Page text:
Blooming Garden Designs

Specializing in Natural and Sustainable Landscapes


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Grow Your Own Gourmet Vegetables This Year

logoDo you want to learn more about edible gardening?  Are you a foodie?  Do you want organic seeds?   This garden  catalog,  The Cook’s Garden, offers something for everyone.

 The Cook’s Garden  offers  European-inspired selection of seeds and custom grown  vegetables you can grow in your home garden.

The Cook’s Garden now offers custom grown plants that are certified organic to go along with our certified seeds. All  vegetable and herb plants are grown under strict organic guidelines and certified by Pennsylvania Organics. The Cook’s Garden certified organic plants are grown using only all-natural methods.

Make sure you check out the recipe section, also.

 

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Garden with Us: What we are doing this week in the gardens…..

Now is the time to rejuvenate your garden for fall enjoyment. 

If it’s brown, we’re removing it!

Once leaves get sun scorched or brown from lack of water, they will not turn green again.  We’ve been dead leafing for several weeks; if you haven’t started, this week would be a great time to start. We use several methods including

  • Individual remove brown leaves using pruning shears
  • Use hedge sheers and cut the entire plant back to new growth. If the plant shows no new growth, we leave 1-2 inches of stems for rejuvenation.

Make sure you water the plants well so they can recover!!

We’re designing!

This past week, we had a  client contact us for help in his garden.  He had removed two large shade trees at the front of his home so a once shady garden has now become a full sun garden.  He  asked us to design a native plant garden to fit into his landscape.  The design will be incorporating the smaller prairie grasses and forbs planted in large drifts.  Stay posted for photos.  

We’re planting

Fall is a great time to establish and plan new gardens. Planting season officially begins in September, but with the cool days, we can start now.We are planting grasses and shrubs in  new landscapes.  Any planting during August should be done with caution.  Keep plants moist and shaded.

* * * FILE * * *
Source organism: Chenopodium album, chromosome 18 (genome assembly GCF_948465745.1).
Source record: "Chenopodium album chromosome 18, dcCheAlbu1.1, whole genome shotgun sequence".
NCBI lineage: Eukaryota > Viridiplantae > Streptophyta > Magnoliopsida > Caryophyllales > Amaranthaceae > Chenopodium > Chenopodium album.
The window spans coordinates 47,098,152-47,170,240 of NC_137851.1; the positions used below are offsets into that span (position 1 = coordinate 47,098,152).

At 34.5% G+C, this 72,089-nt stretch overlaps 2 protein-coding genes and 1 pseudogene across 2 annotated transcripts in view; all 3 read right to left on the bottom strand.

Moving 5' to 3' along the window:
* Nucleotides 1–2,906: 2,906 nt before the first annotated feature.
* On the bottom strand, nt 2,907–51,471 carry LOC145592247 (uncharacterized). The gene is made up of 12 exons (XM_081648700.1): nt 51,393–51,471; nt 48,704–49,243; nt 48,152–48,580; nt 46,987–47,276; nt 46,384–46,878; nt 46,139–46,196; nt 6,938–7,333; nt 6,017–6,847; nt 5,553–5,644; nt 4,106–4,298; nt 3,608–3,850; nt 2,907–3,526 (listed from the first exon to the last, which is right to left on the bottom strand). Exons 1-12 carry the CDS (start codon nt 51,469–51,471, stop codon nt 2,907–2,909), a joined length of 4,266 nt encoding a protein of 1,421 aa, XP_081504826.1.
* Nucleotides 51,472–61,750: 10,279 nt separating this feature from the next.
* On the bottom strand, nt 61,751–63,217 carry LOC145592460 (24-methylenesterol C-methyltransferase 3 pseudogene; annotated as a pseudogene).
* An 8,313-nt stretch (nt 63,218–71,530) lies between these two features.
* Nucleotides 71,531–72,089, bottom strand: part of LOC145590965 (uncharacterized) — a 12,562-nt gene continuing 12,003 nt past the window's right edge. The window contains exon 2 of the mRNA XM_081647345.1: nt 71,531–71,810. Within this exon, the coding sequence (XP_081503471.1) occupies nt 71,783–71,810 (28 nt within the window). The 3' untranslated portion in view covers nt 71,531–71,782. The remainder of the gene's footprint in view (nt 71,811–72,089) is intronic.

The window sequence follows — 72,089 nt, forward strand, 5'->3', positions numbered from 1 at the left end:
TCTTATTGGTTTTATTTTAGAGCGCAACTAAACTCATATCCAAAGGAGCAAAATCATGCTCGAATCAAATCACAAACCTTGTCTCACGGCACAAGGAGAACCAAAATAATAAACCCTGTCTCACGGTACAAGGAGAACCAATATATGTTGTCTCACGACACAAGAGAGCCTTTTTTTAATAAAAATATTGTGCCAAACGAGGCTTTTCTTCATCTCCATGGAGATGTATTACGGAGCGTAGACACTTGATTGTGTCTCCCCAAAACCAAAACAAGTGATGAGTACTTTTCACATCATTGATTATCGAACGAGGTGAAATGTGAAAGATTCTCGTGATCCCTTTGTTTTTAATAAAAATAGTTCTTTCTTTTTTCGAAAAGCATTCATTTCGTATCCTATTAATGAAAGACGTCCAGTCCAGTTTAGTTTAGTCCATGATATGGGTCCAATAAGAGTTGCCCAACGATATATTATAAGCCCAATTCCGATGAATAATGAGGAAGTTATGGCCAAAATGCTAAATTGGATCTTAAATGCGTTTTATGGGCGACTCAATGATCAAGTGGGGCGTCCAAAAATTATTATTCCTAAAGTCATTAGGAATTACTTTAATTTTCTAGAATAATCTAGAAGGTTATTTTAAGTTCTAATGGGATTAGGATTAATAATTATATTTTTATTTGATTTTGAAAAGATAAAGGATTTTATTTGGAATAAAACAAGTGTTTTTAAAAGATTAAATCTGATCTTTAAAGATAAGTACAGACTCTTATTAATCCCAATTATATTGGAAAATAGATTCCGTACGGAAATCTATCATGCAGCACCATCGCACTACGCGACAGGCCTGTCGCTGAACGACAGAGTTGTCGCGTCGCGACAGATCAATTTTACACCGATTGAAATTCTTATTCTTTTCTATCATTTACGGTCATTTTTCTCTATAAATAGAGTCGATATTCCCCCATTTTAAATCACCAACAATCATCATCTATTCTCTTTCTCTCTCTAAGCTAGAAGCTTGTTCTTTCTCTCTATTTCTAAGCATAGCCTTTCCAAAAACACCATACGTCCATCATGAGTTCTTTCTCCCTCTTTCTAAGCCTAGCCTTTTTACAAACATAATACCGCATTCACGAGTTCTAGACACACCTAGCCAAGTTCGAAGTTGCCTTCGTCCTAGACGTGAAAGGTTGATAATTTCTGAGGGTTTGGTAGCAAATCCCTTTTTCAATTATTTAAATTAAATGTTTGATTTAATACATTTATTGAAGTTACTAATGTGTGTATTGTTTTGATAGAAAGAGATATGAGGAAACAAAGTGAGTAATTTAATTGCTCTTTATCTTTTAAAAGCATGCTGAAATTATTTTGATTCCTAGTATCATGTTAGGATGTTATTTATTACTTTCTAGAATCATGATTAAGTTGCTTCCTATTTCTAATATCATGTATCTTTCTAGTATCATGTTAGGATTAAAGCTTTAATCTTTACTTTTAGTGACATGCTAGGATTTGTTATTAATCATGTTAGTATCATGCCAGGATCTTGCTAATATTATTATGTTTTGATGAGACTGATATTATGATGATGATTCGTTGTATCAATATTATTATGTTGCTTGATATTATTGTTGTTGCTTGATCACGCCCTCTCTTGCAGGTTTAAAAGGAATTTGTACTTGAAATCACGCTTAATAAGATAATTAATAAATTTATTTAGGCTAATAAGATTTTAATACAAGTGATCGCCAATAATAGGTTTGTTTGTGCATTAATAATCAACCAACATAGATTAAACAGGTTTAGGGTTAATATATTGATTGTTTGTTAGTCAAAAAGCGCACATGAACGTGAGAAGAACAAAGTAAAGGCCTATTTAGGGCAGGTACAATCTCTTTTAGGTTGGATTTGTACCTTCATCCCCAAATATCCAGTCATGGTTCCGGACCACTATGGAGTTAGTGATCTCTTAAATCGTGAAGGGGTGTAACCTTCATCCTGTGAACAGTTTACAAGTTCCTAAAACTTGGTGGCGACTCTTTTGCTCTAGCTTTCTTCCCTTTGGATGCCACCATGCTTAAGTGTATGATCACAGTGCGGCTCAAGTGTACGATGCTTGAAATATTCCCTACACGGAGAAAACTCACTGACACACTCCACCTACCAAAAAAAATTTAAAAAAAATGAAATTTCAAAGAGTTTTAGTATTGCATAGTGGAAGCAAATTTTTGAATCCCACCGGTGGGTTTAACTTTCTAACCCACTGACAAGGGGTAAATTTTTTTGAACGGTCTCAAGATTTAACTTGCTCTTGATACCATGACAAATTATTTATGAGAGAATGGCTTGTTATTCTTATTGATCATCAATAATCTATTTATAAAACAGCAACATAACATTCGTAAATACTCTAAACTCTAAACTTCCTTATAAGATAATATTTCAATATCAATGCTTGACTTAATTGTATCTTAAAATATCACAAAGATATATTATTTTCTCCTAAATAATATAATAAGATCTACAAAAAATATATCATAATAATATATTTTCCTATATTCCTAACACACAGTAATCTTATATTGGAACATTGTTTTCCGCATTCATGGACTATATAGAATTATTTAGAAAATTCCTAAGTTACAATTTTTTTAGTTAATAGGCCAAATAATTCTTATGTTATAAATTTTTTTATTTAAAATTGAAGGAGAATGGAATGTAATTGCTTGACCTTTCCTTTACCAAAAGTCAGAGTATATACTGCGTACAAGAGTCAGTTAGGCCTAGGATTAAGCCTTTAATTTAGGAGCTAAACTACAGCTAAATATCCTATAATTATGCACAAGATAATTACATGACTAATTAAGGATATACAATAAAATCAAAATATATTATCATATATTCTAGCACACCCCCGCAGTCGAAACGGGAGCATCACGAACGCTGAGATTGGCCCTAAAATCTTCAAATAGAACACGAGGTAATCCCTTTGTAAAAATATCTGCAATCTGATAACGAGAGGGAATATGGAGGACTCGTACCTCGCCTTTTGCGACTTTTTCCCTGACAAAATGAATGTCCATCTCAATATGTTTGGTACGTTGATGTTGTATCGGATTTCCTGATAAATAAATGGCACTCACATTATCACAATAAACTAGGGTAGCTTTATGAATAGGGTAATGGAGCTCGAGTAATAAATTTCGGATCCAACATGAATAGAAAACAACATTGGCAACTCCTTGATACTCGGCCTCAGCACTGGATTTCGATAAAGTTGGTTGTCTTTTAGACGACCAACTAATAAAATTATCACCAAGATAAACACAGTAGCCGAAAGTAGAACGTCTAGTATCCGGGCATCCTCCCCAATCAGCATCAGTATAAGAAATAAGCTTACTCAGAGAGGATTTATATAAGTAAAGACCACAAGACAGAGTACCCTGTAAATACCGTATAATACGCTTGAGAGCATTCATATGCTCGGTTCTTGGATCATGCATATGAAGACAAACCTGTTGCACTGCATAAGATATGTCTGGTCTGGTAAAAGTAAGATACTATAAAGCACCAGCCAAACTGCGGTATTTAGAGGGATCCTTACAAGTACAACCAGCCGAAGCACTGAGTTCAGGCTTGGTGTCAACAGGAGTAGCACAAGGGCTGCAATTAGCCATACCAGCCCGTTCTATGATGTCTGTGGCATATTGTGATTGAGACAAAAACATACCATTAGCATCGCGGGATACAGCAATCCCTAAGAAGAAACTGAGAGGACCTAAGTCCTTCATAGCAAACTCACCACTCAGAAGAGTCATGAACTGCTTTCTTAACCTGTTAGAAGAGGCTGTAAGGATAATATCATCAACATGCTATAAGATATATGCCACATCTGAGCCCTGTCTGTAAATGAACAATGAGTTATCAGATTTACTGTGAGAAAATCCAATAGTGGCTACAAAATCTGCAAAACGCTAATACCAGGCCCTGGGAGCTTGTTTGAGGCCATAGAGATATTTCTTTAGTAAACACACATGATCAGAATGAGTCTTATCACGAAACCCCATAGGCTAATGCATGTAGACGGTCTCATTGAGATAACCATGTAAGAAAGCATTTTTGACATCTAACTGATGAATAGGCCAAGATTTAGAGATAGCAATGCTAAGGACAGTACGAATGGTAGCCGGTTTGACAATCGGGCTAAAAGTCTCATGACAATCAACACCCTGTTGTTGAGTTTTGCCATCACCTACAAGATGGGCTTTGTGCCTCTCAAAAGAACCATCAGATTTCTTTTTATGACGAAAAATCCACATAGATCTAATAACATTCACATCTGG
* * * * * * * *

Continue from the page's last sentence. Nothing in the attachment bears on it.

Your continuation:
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August Garden To-Do List

August To-Do

Personal gardens often take a bit of rest during the month of August.  It is a busy moth for cutting back “tired” plants that have finished blooming and dead-leafing any scorched subjects.

General Maintenance

  1. Weed
  2. Don’t forget to water. We are still in drought.
  3. Do not apply fertilizers, so as to allow plants to harden better  before winter

Pruning

  1. Continue to deadhead
  2. Prune plants to keep in desired space.
  3. Cut back finished, “tired” plants to make room for late bloomers
  4. Aster and mums can be cut back by 4-6 in. to delay bloom, though at the expense of floral abundance.
  5. Cut back any insect or disease-plagued foliage. ( Do not put in compost pile and clean pruning equipment with water and vinegar or bleach solution)

Planting

  1. Plant with caution.
  2. Design beds and order plants for autumn planting.
  3. Bearded iris. Oriental poppies and peonies can be divided now.

Compost

  1. Continue to feed your pile with food scrapes
  2. Be wary of adding leaf scorched plant material, unless you are positive the plants had no disease or fungus problems.
  3. Add water to pile to keep moist.
  4. Turn the pile often.


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Japanese Beetles–They are back……and they are here to stay!!

So what is the best way to control the beetles?  It largely depends on your viewpoint.   One philosophy is to kill the insect to protect the trees, plants and lawns.  There are many commercial products that can help you do this.

Unfortunately, a commercial product can’t distinguish a pest from a beneficial insect.  I will be writing more about this topic in upcoming blogs.  My point is that we have to learn how to live with or manage this insect pest while attempting to minimize its impact on beneficial organisms found in the ecosystem.   So for all of you who want to help save your trees, plants and roses– listed below are a few organic tips to control infestation.

First,  you don’t need to eliminate all beetles to protect your trees, plants or lawn. Ever though the leaves of your plants will look like skeletons many health plants can withstand the  damage.

Second, to prevent a Japanese Beetle Party starting on your plants…Start early- JB put off a scent that draws more beetle to your plants. The more beetles you have the more you get.

Third, hand pick beetles—put in jar with soapy-water or vegetable oil (do this 2 times a day). This should take you no longer than 10 minutes a day depending on the name of plants affected.

And finally, if you get a heavy infestations The best organic product I found is Dr. Earth’s Rose& Flower Insect Killer Spray. (found at local garden centers)

For future protection, I can help you add a diverse plant selection to avoid food for the Japanese beetle.

For more information about Japanese Beetle: http://www.chicagobotanic.org/plantinfo/pest/japanese_beetles